Welfare Reform:

Information on Changing Labor Market and State Fiscal Conditions

GAO-03-977: Published: Jul 15, 2003. Publicly Released: Jul 15, 2003.

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With the enactment of the Personal Responsibility and Work Opportunity Reconciliation Act of 1996 (PRWORA), the Congress made sweeping changes to federal policy for needy families. PRWORA ended the Aid to Families with Dependent Children (AFDC) program and created the Temporary Assistance for Needy Families (TANF) block grant to states. The Department of Health and Human Services (HHS) oversees the TANF block grant program, which provides grants to states totaling up to $16.5 billion each year and requires states to maintain a historical level of state spending on welfare reform programs. Under TANF, states have greater flexibility and face greater uncertainty than they did under AFDC. States have greater flexibility to design, finance, and implement programs for low-income families, including determining who is to be served and what services to provide. TANF also emphasizes the transitional nature of assistance and the importance of employment for welfare recipients. Because the amount of the TANF block grant is fixed, as caseloads decline--as they did in all states through the late 1990s--states have had additional resources that they have used to expand their programs, achieve some budgetary savings, and create reserves; however, states bear most of their TANF program's fiscal risks if their programs' costs rise as a result of higher caseloads or other factors. Welfare reform was initially implemented in a time of economic growth, when there was a strong demand for labor and the fiscal situation of the states was favorable. More recently, the economy has slowed and welfare reform is being implemented in less favorable economic conditions. To obtain information on welfare reform under changing labor market and fiscal conditions, Congress asked us to determine (1) how labor market conditions have changed in recent years; (2) how cash public assistance caseloads and the employment activities of current and former welfare recipients have changed in recent years; (3) how the fiscal situation of states has changed in recent years; and (4) to what extent states have made changes to their welfare programs as a result of fiscal changes.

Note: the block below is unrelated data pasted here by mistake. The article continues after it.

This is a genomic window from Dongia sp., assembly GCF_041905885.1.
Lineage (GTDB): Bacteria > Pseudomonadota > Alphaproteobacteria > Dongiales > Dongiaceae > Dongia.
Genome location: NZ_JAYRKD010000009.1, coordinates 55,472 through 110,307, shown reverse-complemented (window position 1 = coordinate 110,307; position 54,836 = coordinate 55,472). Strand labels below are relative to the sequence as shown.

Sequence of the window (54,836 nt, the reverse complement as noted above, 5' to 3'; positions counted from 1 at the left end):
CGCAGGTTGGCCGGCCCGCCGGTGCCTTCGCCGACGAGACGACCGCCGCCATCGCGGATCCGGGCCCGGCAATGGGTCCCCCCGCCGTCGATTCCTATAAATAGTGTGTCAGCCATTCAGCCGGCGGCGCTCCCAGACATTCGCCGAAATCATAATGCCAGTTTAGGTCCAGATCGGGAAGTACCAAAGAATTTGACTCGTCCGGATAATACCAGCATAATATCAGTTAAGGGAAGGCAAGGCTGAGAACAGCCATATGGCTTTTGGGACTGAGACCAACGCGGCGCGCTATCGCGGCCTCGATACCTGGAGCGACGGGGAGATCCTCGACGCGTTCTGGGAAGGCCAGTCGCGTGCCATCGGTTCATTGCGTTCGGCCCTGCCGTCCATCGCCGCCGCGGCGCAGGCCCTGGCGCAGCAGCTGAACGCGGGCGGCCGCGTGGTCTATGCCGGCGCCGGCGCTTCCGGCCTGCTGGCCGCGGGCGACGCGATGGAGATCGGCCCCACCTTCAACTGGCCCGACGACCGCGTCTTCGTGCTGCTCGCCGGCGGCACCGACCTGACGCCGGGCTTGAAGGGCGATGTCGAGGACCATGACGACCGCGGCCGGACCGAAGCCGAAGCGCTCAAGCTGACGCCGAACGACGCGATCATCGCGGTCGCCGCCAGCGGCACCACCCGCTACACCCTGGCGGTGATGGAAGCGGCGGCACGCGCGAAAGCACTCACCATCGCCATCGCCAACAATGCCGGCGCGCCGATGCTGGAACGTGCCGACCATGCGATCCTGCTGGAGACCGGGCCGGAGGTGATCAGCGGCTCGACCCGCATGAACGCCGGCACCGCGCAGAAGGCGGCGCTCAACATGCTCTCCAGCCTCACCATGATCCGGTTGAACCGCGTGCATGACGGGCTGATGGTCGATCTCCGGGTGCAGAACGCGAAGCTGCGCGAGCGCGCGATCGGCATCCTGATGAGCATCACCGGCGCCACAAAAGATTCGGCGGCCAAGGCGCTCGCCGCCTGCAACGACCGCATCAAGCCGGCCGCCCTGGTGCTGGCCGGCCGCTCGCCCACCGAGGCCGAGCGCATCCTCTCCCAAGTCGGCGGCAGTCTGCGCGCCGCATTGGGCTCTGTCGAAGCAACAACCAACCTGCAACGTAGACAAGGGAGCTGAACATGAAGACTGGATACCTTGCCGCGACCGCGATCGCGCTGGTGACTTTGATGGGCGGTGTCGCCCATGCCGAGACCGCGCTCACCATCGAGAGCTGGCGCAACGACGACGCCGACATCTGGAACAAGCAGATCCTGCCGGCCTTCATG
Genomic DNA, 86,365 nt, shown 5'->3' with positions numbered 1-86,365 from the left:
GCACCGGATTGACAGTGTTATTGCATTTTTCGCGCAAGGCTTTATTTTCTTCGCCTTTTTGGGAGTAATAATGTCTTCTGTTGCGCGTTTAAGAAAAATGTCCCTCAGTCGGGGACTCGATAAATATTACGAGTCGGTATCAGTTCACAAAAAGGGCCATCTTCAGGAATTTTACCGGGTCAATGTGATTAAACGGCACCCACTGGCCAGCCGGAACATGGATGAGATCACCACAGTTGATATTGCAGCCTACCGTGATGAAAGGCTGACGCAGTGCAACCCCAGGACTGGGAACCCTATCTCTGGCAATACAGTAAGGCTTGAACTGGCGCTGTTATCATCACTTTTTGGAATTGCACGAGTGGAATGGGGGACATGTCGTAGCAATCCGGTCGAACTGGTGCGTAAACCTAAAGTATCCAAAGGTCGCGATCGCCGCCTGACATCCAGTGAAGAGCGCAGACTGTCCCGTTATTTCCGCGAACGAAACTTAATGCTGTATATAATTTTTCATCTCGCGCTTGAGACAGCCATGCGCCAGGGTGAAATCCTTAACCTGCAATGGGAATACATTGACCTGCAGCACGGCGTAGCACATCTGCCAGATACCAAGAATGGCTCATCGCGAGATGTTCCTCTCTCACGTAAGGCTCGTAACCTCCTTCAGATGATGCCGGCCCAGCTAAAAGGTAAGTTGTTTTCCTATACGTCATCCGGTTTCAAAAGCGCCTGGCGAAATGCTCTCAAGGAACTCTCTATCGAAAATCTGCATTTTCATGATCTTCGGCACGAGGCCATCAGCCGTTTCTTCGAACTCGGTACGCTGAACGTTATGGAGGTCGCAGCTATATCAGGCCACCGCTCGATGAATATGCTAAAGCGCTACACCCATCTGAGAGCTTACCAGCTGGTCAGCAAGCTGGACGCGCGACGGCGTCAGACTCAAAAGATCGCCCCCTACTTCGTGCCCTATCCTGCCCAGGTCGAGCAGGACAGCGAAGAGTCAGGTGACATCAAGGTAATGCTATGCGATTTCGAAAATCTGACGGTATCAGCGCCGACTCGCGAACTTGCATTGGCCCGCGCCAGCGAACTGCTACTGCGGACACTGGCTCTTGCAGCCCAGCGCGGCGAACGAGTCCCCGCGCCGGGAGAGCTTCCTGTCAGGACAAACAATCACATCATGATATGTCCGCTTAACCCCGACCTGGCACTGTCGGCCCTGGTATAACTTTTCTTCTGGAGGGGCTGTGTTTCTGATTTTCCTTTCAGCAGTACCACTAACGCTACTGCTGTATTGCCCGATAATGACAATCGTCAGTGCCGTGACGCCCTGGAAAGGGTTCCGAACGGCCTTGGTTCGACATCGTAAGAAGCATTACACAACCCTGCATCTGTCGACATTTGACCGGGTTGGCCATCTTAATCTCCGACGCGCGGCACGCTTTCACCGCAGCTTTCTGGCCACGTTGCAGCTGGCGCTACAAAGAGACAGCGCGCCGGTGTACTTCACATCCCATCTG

The recent economic downturn is reflected in key national and state labor market statistics and in the reports of state officials. The national unemployment rate, for example, increased from 4.0 percent in January 2000 to 5.8 percent in March 2003. Although changes in unemployment rates have varied across industrial sectors and for workers of different levels of educational attainment, unemployment rates have generally increased across sectors and education levels in recent years. Unemployment rates varied across the five selected states, ranging from 4.0 percent in Iowa and Montana to 6.2 percent in Pennsylvania in February 2003. Despite these differences, officials in each state felt that their state has experienced an economic downturn. While the loss of jobs in manufacturing and the continued importance of service sector employment for TANF recipients were common features of the downturn across the five states, other important characteristics of the downturn differed. Changes in cash public assistance caseloads and the employment activities of welfare recipients also varied across the five states. Although the national welfare caseload declined from December 2000 to December 2002, only one of the five states (Pennsylvania) experienced caseload declines in both years of this time period. Caseload patterns differed across the five states in terms of any geographic concentration of caseload changes or the length of time recipients stayed on cash assistance. Information on how the downturn has affected the employment prospects of TANF recipients also differed across the states and by the type of organization interviewed. Some reported that TANF recipients had greater difficulty finding jobs as a result of changing economic conditions, while others said that entry-level jobs--those most likely to employ TANF recipients--were still generally available. State officials in the five states reported that changes had not been made to state welfare-to-work programs in response to recent economic changes, but some states have had to curtail, or expect to curtail, services and/or cut cash benefits because of fiscal difficulties. States are facing one of their most challenging fiscal situations in years, in part, due to the economic downturn and state fiscal responses to this downturn. Most states are required to balance their budgets and since their revenues have been much lower than forecast, state officials have struggled to bring expenditures in line with available resources. A state's need to cut spending or increase revenues during a downturn can be mitigated if it has accumulated surplus balances in reserve and states accumulated unprecedented reserves during the late 1990s. However, these reserves have dropped appreciably as states address their fiscal crises. For the TANF program specifically, we found that each of the five states in our review planned to use their reserves of unspent federal TANF funds to maintain their TANF programs and they also planned to use the program's flexibility to reallocate some resources to higher priority TANF needs. Nationwide, states reported that over $5.8 billion in federal TANF funds remained unspent at the end of federal fiscal year 2002. However, the levels of TANF reserves vary considerably among the 50 states. For example, 3 states' reserves of unspent funds are equal to or greater than their annual grant amount whereas 3 other states have no reported reserves. Many states began to draw down some of their reserves in federal fiscal years 2001 and 2002, in part due to concerns that accumulating unspent balances might signal that these funds were not needed.